Pennsylvania Addresses Variances Applied to Cell Towers

On June 2, 2020, in Fairview Township v. Fairview Township Zoning Hearing Board, the Pennsylvanian appellate Commonwealth Court addressed issues related to variances and cell towers (wireless communications towers). Use Variances Remain an Extraordinary (and Rare) Remedy A variance represents and extraordinary remedy: “[t]he burden…

Read More

Zoom-bombing and “Hacking” Online Conferencing: A Open Challenge to Future Heroes or Future Felons

The rise of online meeting tools accompanies  the coranavirus (COVID-19) pandemic. Tools such as ZOOM, Jitsi.org (open source, community developed), GoToMeeting, and Microsoft Teams provide critical infrastructure during the pandemic and critical tools…

Read More

Revised Model Noise Ordinance for Pennsylvania Released

Attorney Shannon Brown released a newly-revised Model Noise Ordinance for Pennsylvania municipalities. A noise ordinance acts as an essential tool for municipalities to encourage neighborliness, to recognize fundamental constitutional property rights, and to reduce the negative health effects of noise pollution in Pennsylvania communities. The…

Read More

Pennsylvania Supreme Court Holds No Compelled Disclosure of Computer Passwords

On November 20, 2019, the Pennsylvania Supreme Court in Commonwealth v. Davis held that a defendant in a criminal case cannot be compelled to disclose a password protecting an encrypted computer under the so-called foregone conclusion exception to the doctrine of self-incrimination in the Fifth…

Read More

Knick v. Scott Township Re-opens Federal Courts to Property Owners

In June 2019, the US Supreme Court held in Knick v. Township of Scott, 588 US ____(2019), that property owners alleging 5th Amendment “Takings” by state and local governments can once again directly pursue claims against a state entity, such as municipality, in federal court.

Read More

Pennsylvania Short-Term Rentals Limited in Residential Areas

Commentary Generally, property owners  may not assume that they can buy or convert homes in residentially zoned neighborhoods for purely short-term rental use (such as investment properties) as recently corrected by the Pennsylvania Supreme Court in Slice of Life v. Hamilton Township . (NOTE: Be…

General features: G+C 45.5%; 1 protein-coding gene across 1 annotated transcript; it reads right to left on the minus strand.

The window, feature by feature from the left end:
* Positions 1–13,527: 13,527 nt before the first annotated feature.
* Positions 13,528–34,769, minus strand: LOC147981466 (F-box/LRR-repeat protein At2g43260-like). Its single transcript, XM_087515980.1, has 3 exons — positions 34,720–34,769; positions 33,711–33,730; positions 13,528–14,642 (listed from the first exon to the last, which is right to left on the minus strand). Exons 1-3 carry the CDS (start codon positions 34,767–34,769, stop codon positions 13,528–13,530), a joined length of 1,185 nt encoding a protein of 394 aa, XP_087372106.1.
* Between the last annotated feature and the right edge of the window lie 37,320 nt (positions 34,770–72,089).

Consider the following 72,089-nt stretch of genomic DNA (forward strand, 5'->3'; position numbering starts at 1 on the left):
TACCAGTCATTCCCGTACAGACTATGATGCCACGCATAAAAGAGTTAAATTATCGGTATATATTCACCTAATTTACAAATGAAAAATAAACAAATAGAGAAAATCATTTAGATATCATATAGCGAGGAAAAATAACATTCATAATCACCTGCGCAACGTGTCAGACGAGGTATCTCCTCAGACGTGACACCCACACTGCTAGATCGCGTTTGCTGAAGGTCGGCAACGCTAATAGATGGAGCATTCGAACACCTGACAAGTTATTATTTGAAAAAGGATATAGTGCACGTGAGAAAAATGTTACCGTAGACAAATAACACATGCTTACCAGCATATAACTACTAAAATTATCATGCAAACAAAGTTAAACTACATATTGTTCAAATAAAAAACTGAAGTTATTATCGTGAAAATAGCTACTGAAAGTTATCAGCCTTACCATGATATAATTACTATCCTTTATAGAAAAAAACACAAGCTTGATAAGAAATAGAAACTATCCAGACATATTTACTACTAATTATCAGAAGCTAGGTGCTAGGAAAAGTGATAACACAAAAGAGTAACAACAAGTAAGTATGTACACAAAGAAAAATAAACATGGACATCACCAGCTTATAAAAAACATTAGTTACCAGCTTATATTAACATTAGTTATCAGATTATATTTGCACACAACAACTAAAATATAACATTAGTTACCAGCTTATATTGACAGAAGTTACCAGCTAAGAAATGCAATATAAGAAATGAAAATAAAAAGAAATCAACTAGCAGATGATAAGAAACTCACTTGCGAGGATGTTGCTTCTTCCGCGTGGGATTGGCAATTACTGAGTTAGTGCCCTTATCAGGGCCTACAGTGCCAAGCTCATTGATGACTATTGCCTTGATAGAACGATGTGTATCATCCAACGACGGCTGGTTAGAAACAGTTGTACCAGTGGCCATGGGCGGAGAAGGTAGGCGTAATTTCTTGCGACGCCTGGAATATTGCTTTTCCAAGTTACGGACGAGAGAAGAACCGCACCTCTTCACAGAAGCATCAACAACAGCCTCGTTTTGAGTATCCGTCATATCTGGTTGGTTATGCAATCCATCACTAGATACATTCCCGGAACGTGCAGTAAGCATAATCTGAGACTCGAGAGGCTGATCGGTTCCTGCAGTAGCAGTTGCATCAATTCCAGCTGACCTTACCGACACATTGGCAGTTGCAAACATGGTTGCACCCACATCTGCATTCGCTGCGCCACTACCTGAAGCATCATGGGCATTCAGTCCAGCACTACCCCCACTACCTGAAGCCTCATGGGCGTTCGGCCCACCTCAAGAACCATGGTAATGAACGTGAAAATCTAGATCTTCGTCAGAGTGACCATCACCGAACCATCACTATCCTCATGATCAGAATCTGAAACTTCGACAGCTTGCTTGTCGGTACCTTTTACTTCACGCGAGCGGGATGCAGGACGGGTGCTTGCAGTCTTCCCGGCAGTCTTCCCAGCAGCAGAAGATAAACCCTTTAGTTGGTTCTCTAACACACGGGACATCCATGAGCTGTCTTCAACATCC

Read More

Pennsylvania Clarifies Non-conforming Uses

In December 2018, the Pennsylvania Commonwealth Court of appeals in Renaissance Real Estate Holdings LLP v. City of Philadelphia Zoning Hearing Board reiterated that a property owner, who…

Read More

Ag Community Cautioned on Cybersecurity Threats to Precision Agriculture

On October 3, 2018, US-CERT cautioned agricultural producers about “Cybersecurity Threats to Precision Agriculture.” US-CERT cited a report produced by the Department of Homeland Security (DHS) about “Threats to Precision Agriculture” (PDF). The report recognizes the complexity of today’s agriculture, the use of…

Read More

Workplace Noise Again Linked to Heart Disease and High Blood Pressure

Centers for Disease Control & Prevention (CDC) researchers confirm that workplace noise can negatively effect health for workers. While traditionally, workplace noise focused on hearing loss, current research shows a litany of other, serious, adverse health effects such as high blood pressure and high cholesterol. The study concluded: 12%…

Read More

Noise Again Linked to Early Death, Heart Disease, Hypertension, and Diabetes

A Swiss National Science Foundation short and long-term study of aircraft, rail and road traffic noise demonstrate disturbing links to early death, heart disease, hypertension, and diabetes. The risk of dying from a heart event increases a disturbing 4% with every 10dB increase in road noise. Martin Röösli, principal…

Read More

Pennsylvania Living Will and Durable Medical Power of Attorney Example

If you become incapacitated and cannot make healthcare decisions, who makes those decisions? Such an event can be extremely stressful without the added stress of trying to determine “what mom or dad would want?” Who makes decisions when you are incapacitated? How do you express your wishes? How do…

Read More

Equifax Data Breach

On 7 September 2017, Equifax announced a data breach of 143 million Equifax customers involving the compromise of names, Social Security numbers, birth dates, addresses and, in some instances, driver’s license numbers. A subset of victims, apparently, also had credit card numbers and “dispute documents” compromised.

Read More

Pennsylvania Court’s ‘Cest la Vie’ View of Data Breach Damages